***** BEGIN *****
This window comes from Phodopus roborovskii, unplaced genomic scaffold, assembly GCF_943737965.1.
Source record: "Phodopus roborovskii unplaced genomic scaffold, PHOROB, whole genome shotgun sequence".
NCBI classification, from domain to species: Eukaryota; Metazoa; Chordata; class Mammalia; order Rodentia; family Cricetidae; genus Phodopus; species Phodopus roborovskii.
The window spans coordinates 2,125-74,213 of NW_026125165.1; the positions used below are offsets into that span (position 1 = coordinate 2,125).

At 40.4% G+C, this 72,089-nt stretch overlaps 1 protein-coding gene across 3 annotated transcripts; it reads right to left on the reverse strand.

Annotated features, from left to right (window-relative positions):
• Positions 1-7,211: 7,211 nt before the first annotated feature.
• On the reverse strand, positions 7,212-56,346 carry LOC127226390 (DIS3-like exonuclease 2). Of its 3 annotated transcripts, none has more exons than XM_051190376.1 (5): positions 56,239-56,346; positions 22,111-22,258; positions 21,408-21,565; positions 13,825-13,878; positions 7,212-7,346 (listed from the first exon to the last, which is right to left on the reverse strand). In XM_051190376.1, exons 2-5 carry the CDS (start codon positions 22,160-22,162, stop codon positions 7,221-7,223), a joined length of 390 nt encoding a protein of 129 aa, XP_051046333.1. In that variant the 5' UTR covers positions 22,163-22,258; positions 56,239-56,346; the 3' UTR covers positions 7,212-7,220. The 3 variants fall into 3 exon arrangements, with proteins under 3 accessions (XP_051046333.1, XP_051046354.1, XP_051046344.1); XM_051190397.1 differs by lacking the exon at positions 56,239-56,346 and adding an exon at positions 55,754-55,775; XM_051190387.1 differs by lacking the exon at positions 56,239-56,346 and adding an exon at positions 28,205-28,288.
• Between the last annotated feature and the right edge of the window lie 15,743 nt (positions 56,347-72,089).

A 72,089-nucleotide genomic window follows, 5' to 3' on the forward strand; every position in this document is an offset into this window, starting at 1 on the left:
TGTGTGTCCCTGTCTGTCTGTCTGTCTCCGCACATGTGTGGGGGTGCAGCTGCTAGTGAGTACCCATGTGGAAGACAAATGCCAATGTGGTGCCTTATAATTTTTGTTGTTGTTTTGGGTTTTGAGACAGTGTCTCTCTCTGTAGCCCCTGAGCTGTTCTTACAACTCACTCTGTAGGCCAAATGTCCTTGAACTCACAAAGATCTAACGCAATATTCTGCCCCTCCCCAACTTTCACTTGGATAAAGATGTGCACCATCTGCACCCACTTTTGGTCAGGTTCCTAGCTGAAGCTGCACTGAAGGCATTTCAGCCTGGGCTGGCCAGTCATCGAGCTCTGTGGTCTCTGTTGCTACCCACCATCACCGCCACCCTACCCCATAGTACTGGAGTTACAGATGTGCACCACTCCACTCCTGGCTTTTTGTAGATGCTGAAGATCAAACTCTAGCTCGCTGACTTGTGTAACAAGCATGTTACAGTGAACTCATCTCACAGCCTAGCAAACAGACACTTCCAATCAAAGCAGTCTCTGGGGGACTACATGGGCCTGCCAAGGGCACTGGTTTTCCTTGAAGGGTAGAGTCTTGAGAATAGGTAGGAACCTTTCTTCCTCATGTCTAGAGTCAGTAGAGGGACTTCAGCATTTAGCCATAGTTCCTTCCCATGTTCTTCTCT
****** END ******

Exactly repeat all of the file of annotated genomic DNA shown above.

This window comes from Phodopus roborovskii, unplaced genomic scaffold, assembly GCF_943737965.1.
Source record: "Phodopus roborovskii unplaced genomic scaffold, PHOROB, whole genome shotgun sequence".
NCBI classification, from domain to species: Eukaryota; Metazoa; Chordata; class Mammalia; order Rodentia; family Cricetidae; genus Phodopus; species Phodopus roborovskii.
The window spans coordinates 2,125-74,213 of NW_026125165.1; the positions used below are offsets into that span (position 1 = coordinate 2,125).

At 40.4% G+C, this 72,089-nt stretch overlaps 1 protein-coding gene across 3 annotated transcripts; it reads right to left on the reverse strand.

Annotated features, from left to right (window-relative positions):
• Positions 1-7,211: 7,211 nt before the first annotated feature.
• On the reverse strand, positions 7,212-56,346 carry LOC127226390 (DIS3-like exonuclease 2). Of its 3 annotated transcripts, none has more exons than XM_051190376.1 (5): positions 56,239-56,346; positions 22,111-22,258; positions 21,408-21,565; positions 13,825-13,878; positions 7,212-7,346 (listed from the first exon to the last, which is right to left on the reverse strand). In XM_051190376.1, exons 2-5 carry the CDS (start codon positions 22,160-22,162, stop codon positions 7,221-7,223), a joined length of 390 nt encoding a protein of 129 aa, XP_051046333.1. In that variant the 5' UTR covers positions 22,163-22,258; positions 56,239-56,346; the 3' UTR covers positions 7,212-7,220. The 3 variants fall into 3 exon arrangements, with proteins under 3 accessions (XP_051046333.1, XP_051046354.1, XP_051046344.1); XM_051190397.1 differs by lacking the exon at positions 56,239-56,346 and adding an exon at positions 55,754-55,775; XM_051190387.1 differs by lacking the exon at positions 56,239-56,346 and adding an exon at positions 28,205-28,288.
• Between the last annotated feature and the right edge of the window lie 15,743 nt (positions 56,347-72,089).

A 72,089-nucleotide genomic window follows, 5' to 3' on the forward strand; every position in this document is an offset into this window, starting at 1 on the left:
TGTGTGTCCCTGTCTGTCTGTCTGTCTCCGCACATGTGTGGGGGTGCAGCTGCTAGTGAGTACCCATGTGGAAGACAAATGCCAATGTGGTGCCTTATAATTTTTGTTGTTGTTTTGGGTTTTGAGACAGTGTCTCTCTCTGTAGCCCCTGAGCTGTTCTTACAACTCACTCTGTAGGCCAAATGTCCTTGAACTCACAAAGATCTAACGCAATATTCTGCCCCTCCCCAACTTTCACTTGGATAAAGATGTGCACCATCTGCACCCACTTTTGGTCAGGTTCCTAGCTGAAGCTGCACTGAAGGCATTTCAGCCTGGGCTGGCCAGTCATCGAGCTCTGTGGTCTCTGTTGCTACCCACCATCACCGCCACCCTACCCCATAGTACTGGAGTTACAGATGTGCACCACTCCACTCCTGGCTTTTTGTAGATGCTGAAGATCAAACTCTAGCTCGCTGACTTGTGTAACAAGCATGTTACAGTGAACTCATCTCACAGCCTAGCAAACAGACACTTCCAATCAAAGCAGTCTCTGGGGGACTACATGGGCCTGCCAAGGGCACTGGTTTTCCTTGAAGGGTAGAGTCTTGAGAATAGGTAGGAACCTTTCTTCCTCATGTCTAGAGTCAGTAGAGGGACTTCAGCATTTAGCCATAGTTCCTTCCCATGTTCTTCTCT